European Commission Announces Tight Controls on Exportation of Lethal Injection Drugs

On December 20, the European Commission announced tough new restrictions on the export of drugs that could be used for executions in the United States. The EC added pentobarbital and sodium thiopental - two drugs on which almost all American executions currently depend - to its list of restricted products that are tightly controlled on the grounds that they may be used for cruel and inhuman treatment or punishment. "The decision today contributes to the wider EU efforts to abolish the death penalty worldwide," said the Commission's vice-president, Catherine Ashton.  The United Kingdom's Business Secretary, Vince Cable, welcomed the new regulations, saying, "We have led the way by introducing national controls on the export to the United States of certain drugs, which could be used for the purpose of lethal injection. However we have always stated our clear preference for action at EU level and I am pleased that, following our initiative, these steps are now being taken." Last year, the sole manufacturer of sodium thiopental, Hospira, Inc., announced it would no longer produce the drug.  In 2011, Lundbeck, Inc., the Danish manufacturer of pentobarbital, made efforts to block the sale of its product to any penal institution in the United States. All U.S. executions in 2011 were conducted by lethal injection.

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California Court Rejects New Lethal Injection Procedures

On December 16, Marin County Superior Court Judge Faye D’Opal rejected California’s new lethal injection protocols because corrections officials failed to consider a one-drug execution method now in practice in other states. Judge D’Opal also criticized the state for ignoring requirements of the law regarding the revision of official procedures. A federal court has also imposed a stay of executions while it is reviewing the state’s 3-drug lethal injection procedures. In 2006, U.S. District Court Judge Jeremy Fogel halted all executions because of concerns that executions in California could result in excessive and unnecessary pain.  No executions have occurred since then.  Natasha Minsker, an attorney with the American Civil Liberties Union of Northern California, said, “The time has come to replace the death penalty with life in prison with no chance of parole. Any attempt to devise new lethal injection rules will take an enormous amount of public employee time and cost hundreds of millions of dollars." A study published earlier this year by U.S. Court of Appeals Judge Arthur L. Alarcon and Loyola Law School professor Paula M. Mitchell estimated that taxpayers have spent $4 billion to carry out the state’s 13 executions since 1978 and at least $184 million a year to maintain California’s capital punishment system.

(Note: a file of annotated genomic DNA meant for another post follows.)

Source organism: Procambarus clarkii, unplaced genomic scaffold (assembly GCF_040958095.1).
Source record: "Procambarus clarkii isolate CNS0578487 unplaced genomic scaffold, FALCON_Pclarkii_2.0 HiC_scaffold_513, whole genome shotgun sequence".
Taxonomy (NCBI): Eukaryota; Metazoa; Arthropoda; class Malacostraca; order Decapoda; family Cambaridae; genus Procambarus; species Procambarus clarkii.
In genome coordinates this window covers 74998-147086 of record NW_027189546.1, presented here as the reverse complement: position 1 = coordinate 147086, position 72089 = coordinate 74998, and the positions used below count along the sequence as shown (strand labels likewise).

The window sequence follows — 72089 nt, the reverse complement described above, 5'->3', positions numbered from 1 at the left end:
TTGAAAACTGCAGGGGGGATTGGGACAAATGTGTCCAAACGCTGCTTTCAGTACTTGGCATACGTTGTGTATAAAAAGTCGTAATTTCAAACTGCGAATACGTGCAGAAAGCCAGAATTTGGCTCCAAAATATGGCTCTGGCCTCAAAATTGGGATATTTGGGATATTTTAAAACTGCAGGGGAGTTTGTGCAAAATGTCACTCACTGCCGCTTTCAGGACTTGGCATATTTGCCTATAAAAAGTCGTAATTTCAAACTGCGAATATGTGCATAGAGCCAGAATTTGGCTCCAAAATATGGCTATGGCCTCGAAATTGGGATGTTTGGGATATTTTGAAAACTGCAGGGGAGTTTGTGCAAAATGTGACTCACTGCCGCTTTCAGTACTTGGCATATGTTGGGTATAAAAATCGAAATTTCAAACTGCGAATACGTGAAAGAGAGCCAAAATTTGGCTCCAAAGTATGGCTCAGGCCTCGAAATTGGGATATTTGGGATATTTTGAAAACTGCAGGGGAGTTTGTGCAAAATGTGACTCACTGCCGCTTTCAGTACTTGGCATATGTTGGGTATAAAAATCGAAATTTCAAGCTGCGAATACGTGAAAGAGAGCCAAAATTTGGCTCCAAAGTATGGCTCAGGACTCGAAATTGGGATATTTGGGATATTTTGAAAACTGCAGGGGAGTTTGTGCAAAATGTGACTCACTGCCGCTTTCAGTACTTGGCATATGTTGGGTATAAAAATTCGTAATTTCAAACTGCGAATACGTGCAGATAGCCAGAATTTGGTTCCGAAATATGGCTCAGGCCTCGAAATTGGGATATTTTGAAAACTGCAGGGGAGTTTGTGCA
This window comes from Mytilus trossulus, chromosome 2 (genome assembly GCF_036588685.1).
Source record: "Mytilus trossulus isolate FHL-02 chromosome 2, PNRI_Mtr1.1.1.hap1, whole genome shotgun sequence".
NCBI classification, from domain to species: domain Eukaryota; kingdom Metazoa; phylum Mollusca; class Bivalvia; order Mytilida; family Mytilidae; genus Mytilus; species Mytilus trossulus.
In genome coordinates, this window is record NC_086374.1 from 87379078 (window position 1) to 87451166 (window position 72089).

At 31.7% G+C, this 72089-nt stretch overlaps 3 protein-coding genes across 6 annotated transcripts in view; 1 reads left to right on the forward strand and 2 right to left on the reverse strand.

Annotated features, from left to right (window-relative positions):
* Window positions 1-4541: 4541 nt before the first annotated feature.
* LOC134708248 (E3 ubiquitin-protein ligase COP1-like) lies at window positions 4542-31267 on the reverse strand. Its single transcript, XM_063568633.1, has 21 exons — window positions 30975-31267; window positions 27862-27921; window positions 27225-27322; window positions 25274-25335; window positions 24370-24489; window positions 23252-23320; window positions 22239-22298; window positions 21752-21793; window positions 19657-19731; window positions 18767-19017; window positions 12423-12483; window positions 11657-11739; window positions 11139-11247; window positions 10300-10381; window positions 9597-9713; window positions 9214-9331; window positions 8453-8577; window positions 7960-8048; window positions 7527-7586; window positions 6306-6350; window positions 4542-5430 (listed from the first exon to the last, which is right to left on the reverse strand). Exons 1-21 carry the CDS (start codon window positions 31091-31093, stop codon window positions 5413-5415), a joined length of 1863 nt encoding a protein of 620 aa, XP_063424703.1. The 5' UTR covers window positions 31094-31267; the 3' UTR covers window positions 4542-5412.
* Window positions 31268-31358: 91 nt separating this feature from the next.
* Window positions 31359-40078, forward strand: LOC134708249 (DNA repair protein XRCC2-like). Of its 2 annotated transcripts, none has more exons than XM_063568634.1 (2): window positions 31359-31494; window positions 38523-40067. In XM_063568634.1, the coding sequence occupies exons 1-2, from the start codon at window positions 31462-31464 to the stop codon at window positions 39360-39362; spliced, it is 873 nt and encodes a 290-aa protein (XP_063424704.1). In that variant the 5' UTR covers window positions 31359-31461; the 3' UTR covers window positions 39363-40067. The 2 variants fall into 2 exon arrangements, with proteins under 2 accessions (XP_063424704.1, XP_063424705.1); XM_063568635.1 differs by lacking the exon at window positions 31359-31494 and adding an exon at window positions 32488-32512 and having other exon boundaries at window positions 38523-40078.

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NEW VOICES: Ohio Supreme Court Justice Testifies for Death Penalty Repeal

On December 14, Ohio Supreme Court Justice Paul Pfeifer (pictured) testified before the state's House Criminal Justice Committee, urging lawmakers to overturn the death penalty law he helped write as a state senator 30 years ago. Justice Pfeifer said, “The death penalty in Ohio has become what I call a death lottery," citing factors such as the location of the crimes and the attitudes of individual county prosecutors as variables affecting whether the death penalty is pursued in a given case. He continued, “It's very difficult to conclude that the death penalty, as it exists today, is anything but a bad gamble. That's really not how a criminal justice system should work.'' As a sitting justice, Pfeifer has continued to issue decisions in death penalty cases and to set execution dates under the law. Of his role, he said, "I have a duty under the law to follow that law. At the same time, we are admonished under the rules that apply to judges that we have a duty to step forward and advocate for changes we think would lead to an improvement in the law.”

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North Carolina Governor Upholds Racial Justice Act, Calling Bias "Unacceptable"